Yom Hazikaron: Remembering Israel's Fallen Heroes
Every year, Israel commemorates the sacrifices of the fallen soldiers who faught and lost their lives for Israel's independence.
Yom Hazikaron was traditionally and exclusively for fallen soldiers but the commemoration has also been dedicated to the victims of the terrorist attack.
The official holiday was passed into law in 1963. The solemnity of the day is being observed strictly by every Israeli. All places of entertainment are closed and television and all community bodies note the significance of the day. Most of the broadcasting time is dedicated to portraying the lives of fallen soldiers. Israeli songs and poems can be heard all day.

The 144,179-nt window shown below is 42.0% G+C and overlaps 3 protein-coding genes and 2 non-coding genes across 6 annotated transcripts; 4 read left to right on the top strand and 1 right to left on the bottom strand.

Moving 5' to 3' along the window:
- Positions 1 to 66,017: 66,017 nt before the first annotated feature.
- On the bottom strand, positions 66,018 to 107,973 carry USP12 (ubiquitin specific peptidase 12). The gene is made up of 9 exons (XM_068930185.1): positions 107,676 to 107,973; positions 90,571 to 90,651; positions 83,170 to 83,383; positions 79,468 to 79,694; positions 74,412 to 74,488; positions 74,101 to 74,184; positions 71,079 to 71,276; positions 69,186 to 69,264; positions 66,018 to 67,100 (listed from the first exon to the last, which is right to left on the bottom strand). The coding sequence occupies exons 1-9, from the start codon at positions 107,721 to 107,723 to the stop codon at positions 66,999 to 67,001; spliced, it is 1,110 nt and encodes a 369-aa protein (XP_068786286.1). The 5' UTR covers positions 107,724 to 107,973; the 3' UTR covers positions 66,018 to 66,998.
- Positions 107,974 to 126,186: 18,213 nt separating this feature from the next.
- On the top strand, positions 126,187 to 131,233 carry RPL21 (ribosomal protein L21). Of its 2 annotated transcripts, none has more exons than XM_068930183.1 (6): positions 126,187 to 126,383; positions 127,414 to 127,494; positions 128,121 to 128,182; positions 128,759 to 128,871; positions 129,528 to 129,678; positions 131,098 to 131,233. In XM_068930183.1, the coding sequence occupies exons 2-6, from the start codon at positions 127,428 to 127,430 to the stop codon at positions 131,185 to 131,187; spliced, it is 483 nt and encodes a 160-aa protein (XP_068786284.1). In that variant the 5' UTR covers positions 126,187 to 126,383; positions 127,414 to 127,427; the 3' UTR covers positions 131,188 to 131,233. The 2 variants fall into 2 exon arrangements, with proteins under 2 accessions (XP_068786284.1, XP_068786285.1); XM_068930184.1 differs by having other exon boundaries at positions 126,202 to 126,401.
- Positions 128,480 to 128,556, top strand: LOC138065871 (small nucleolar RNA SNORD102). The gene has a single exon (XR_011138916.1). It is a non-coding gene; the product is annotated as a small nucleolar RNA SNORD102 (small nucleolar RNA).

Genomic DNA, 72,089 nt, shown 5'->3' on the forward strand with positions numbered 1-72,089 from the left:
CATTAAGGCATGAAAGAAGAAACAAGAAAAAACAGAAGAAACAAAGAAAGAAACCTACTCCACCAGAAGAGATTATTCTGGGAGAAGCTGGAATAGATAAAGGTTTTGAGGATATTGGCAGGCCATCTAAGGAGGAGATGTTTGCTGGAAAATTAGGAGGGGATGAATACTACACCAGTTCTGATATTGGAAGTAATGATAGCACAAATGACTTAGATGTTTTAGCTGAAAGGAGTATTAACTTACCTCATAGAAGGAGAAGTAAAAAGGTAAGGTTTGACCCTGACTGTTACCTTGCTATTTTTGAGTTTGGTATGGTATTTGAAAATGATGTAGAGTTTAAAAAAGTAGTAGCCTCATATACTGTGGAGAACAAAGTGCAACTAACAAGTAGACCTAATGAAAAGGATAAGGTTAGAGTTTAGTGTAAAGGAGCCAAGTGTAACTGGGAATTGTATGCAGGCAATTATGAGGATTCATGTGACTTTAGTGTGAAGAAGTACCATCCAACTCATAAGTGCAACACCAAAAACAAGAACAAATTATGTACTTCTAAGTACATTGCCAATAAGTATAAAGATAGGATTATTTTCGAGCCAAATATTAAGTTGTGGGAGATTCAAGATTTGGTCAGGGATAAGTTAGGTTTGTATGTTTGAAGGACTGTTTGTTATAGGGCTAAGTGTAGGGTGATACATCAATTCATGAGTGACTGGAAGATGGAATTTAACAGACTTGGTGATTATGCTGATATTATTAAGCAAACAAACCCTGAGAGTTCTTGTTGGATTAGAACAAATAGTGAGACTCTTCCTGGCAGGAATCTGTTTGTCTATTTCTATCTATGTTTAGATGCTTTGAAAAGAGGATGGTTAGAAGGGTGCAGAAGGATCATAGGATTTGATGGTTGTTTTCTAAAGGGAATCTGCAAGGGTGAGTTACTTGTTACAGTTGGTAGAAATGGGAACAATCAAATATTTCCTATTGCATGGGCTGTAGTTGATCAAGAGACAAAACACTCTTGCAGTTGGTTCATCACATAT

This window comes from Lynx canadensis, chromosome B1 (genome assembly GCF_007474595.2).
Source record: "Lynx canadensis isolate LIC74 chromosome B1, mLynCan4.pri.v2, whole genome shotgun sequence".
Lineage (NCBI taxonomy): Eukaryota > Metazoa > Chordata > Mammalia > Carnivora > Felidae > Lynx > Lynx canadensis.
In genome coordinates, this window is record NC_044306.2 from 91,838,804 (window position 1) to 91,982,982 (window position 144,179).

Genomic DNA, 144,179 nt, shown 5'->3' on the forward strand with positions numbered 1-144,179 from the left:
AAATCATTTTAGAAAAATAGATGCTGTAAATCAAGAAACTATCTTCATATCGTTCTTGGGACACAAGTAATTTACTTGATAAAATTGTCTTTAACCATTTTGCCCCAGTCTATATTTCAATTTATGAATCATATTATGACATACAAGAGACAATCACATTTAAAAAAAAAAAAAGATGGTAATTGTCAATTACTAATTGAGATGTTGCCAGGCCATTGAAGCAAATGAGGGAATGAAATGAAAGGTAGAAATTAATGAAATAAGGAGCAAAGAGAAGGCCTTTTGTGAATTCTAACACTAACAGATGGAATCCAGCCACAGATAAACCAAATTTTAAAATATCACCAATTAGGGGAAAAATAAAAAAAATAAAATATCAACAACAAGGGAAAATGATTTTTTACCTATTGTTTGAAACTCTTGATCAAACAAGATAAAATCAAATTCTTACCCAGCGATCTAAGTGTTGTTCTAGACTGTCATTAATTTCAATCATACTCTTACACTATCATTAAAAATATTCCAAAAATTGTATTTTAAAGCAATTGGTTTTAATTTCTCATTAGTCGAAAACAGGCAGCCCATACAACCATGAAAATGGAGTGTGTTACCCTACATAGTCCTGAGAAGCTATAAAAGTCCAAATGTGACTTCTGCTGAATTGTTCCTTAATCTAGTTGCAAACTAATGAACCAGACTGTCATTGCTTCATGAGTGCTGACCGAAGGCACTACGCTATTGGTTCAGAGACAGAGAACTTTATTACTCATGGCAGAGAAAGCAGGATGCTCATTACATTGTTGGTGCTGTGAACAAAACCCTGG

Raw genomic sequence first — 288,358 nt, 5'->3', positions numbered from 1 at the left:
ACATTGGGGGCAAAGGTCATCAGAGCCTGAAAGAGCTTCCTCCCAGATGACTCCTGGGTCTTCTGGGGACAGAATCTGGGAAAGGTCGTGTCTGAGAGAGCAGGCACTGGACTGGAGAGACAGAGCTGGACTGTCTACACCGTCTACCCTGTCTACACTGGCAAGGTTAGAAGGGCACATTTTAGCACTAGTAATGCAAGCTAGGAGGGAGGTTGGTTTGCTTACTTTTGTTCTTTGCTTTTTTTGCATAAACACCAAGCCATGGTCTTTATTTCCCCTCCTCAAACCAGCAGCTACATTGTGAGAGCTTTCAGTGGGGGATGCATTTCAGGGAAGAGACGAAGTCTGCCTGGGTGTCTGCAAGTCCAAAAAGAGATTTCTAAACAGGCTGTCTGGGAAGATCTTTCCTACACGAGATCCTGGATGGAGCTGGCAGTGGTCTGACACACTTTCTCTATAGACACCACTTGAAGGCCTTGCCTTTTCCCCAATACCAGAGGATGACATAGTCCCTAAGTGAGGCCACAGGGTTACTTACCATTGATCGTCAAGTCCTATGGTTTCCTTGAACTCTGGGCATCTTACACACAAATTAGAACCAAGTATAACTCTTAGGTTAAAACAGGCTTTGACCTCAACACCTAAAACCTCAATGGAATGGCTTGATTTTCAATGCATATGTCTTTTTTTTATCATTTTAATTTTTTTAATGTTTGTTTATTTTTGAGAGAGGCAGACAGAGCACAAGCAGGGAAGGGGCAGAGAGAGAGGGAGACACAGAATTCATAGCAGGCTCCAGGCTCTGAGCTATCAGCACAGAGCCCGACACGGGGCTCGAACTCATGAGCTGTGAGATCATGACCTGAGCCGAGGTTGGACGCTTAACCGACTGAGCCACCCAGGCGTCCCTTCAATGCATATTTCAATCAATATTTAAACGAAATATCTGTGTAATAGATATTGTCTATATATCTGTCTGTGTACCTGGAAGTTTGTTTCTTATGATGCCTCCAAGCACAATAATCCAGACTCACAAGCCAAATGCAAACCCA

Memorial candles and prayers are being lit and observed in all places especially in army camps, synagogues, schools and in homes of the families of the fallen soldiers and victims of terrorism.
The sound of siren that is heard througout the whole country makes the entire nation drop everything and observe this two minute standstill.
National memorial service are also held in some places attended by the top military personnel and politicians. Many religious Jews recite prayers by opening the official ceremony at the Western Wall in Jerusalem.
Yom Hazikaron is not considered as a religious commemoration but part of an Israeli culture. But during this day, people gather together and join as one, religious or not.
Outside of Israel, Yom Hazikaron is also being observed by some Israelis as part of Israel's Independence Day (which follows the next day).